Must an LLC turn over the valuation records of its subsidiary?


The Delaware Chancery Court just provided a good checklist of documents to request and require in a “books and record” action by the controlling member of a limited liability company (LLC), particularly when the purpose of the request is to ascertain the value of the member’s holdings, not just in the LLC but in its subsidiary. In this case, the LLC held the assets of a company that owned and operated eight wine brands. When the subsidiary started to founder, the LLC’s limited partners petitioned the Delaware Chancery to access the books and records of the LLC as well as the subsidiary. The LLC objected under Delaware law, maintaining that since the subsidiary was near insolvency, the valuation was zero (or a simple matter of mathematics), the request was “meaningless.” The LLC also said the relevant operating agreements gave members no separate contractual right of access to the sub’s records.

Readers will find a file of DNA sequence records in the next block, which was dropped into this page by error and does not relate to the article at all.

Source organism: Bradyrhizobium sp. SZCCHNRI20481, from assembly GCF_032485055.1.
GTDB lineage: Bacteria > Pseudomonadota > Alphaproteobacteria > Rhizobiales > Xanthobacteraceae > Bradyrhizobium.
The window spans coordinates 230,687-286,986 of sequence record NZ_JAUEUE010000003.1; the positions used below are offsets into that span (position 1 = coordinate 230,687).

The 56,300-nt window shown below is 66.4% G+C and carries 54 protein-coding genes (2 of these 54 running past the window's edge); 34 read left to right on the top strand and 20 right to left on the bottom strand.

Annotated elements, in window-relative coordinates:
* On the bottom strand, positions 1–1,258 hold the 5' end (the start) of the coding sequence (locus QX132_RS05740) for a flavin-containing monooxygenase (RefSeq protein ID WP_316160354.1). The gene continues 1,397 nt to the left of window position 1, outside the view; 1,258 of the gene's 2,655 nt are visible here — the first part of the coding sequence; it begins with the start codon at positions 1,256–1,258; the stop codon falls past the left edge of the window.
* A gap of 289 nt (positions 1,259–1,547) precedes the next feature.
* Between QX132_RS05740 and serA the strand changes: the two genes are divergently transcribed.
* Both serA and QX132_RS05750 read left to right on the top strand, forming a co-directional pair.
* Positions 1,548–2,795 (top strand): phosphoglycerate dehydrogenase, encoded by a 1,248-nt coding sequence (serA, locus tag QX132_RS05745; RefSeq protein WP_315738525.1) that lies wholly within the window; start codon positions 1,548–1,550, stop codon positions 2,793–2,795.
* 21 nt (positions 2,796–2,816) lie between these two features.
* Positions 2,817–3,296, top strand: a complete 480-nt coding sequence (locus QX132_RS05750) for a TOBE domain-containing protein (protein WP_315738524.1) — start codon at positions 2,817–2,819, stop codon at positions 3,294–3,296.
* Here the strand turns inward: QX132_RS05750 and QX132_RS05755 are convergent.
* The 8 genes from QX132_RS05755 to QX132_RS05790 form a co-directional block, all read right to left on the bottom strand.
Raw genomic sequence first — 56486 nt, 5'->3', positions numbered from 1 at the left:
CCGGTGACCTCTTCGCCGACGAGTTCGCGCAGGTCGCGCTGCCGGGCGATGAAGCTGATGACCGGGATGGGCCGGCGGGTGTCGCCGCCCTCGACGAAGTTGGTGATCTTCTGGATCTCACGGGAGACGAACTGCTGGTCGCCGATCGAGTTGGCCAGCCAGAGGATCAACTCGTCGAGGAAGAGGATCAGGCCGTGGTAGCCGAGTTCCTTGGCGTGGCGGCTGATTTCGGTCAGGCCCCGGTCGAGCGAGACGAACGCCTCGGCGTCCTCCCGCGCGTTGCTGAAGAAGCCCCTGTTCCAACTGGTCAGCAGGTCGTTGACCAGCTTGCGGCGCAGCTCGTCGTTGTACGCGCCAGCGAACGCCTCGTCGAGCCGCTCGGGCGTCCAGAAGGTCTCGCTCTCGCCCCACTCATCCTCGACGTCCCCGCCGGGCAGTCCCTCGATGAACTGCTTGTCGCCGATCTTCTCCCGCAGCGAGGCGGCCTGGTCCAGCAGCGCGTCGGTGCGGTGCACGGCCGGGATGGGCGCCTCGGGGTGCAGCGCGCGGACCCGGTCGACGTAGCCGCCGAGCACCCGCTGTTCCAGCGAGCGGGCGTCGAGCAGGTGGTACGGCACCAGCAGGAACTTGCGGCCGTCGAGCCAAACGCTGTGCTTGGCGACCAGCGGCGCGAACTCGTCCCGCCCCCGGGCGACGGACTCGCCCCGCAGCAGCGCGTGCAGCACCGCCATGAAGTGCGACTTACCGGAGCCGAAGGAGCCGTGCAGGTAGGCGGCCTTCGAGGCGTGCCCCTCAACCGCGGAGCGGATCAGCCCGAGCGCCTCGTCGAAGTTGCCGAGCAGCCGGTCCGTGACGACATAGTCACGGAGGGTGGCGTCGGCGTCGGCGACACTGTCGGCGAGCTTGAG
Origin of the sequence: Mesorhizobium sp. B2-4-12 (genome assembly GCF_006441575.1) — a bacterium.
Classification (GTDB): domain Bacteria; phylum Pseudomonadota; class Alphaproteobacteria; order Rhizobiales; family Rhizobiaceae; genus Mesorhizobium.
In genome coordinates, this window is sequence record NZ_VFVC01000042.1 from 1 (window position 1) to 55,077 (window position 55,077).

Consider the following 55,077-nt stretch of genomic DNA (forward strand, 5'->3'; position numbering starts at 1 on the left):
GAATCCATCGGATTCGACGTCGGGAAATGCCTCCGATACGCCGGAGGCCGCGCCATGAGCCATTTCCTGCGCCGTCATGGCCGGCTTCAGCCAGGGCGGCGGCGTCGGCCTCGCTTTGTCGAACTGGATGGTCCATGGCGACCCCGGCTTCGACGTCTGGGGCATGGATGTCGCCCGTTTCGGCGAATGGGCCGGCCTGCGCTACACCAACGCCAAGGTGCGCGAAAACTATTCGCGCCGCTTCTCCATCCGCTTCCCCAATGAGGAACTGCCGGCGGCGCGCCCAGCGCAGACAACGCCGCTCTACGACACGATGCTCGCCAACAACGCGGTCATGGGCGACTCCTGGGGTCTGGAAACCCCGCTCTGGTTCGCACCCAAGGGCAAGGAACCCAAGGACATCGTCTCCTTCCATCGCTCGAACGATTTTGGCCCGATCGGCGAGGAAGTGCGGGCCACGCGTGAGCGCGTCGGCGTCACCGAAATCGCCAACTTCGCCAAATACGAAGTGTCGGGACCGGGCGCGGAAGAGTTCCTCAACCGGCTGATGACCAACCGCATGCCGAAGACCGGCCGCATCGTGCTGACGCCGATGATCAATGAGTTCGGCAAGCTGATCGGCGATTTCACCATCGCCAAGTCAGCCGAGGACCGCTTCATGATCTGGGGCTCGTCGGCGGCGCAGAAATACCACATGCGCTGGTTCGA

The court disagreed on both points. The operating agreements gave members inspection rights equal to those provided by Delaware law. And under the case law, since the defendant had no separate value from the subsidiary, it would be “unfair” to require the member to attempt to value its holdings without providing access to the records of the LLC’s only asset—in particular, those records pertaining to value, the court held. It then approved most of the petitioner’s 16-item request for books and records, excepting only those that did not relate directly to value (e.g., the subsidiary’s ability to pay its creditors) and permitting redaction for trade secrets. Read the complete digest of DGF Wine. Co., LLC v. Eight Estates Wine Holdings, LLC, C.A. No. 6110-VCN (Del. Ch.)(Aug. 31, 2011), in the November Business Valuation Update; the court’s opinion is posted at BVLaw.


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